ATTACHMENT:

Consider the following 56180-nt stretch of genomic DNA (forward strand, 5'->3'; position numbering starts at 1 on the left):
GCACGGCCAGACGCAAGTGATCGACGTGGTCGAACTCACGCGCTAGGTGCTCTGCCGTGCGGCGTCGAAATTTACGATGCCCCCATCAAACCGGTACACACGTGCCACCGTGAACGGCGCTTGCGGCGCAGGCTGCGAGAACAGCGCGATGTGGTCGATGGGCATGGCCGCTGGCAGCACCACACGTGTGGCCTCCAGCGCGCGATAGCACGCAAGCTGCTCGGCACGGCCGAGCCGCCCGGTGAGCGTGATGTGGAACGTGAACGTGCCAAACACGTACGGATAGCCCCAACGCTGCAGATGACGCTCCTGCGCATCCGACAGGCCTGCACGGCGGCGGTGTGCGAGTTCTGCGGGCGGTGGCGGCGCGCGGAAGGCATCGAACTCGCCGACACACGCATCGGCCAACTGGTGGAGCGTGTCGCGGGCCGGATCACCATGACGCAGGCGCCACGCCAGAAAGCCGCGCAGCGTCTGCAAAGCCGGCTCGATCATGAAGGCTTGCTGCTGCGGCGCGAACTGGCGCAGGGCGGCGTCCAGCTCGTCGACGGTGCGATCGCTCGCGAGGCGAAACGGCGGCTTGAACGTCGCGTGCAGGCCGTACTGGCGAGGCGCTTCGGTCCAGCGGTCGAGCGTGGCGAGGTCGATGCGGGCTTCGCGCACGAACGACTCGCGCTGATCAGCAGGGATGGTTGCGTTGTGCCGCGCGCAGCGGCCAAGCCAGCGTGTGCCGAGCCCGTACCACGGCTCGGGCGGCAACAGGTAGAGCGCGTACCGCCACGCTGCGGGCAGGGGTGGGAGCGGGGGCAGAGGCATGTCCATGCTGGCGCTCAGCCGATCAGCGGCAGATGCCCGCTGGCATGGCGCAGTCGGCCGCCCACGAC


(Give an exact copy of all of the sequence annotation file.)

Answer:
Consider the following 56180-nt stretch of genomic DNA (forward strand, 5'->3'; position numbering starts at 1 on the left):
GCACGGCCAGACGCAAGTGATCGACGTGGTCGAACTCACGCGCTAGGTGCTCTGCCGTGCGGCGTCGAAATTTACGATGCCCCCATCAAACCGGTACACACGTGCCACCGTGAACGGCGCTTGCGGCGCAGGCTGCGAGAACAGCGCGATGTGGTCGATGGGCATGGCCGCTGGCAGCACCACACGTGTGGCCTCCAGCGCGCGATAGCACGCAAGCTGCTCGGCACGGCCGAGCCGCCCGGTGAGCGTGATGTGGAACGTGAACGTGCCAAACACGTACGGATAGCCCCAACGCTGCAGATGACGCTCCTGCGCATCCGACAGGCCTGCACGGCGGCGGTGTGCGAGTTCTGCGGGCGGTGGCGGCGCGCGGAAGGCATCGAACTCGCCGACACACGCATCGGCCAACTGGTGGAGCGTGTCGCGGGCCGGATCACCATGACGCAGGCGCCACGCCAGAAAGCCGCGCAGCGTCTGCAAAGCCGGCTCGATCATGAAGGCTTGCTGCTGCGGCGCGAACTGGCGCAGGGCGGCGTCCAGCTCGTCGACGGTGCGATCGCTCGCGAGGCGAAACGGCGGCTTGAACGTCGCGTGCAGGCCGTACTGGCGAGGCGCTTCGGTCCAGCGGTCGAGCGTGGCGAGGTCGATGCGGGCTTCGCGCACGAACGACTCGCGCTGATCAGCAGGGATGGTTGCGTTGTGCCGCGCGCAGCGGCCAAGCCAGCGTGTGCCGAGCCCGTACCACGGCTCGGGCGGCAACAGGTAGAGCGCGTACCGCCACGCTGCGGGCAGGGGTGGGAGCGGGGGCAGAGGCATGTCCATGCTGGCGCTCAGCCGATCAGCGGCAGATGCCCGCTGGCATGGCGCAGTCGGCCGCCCACGAC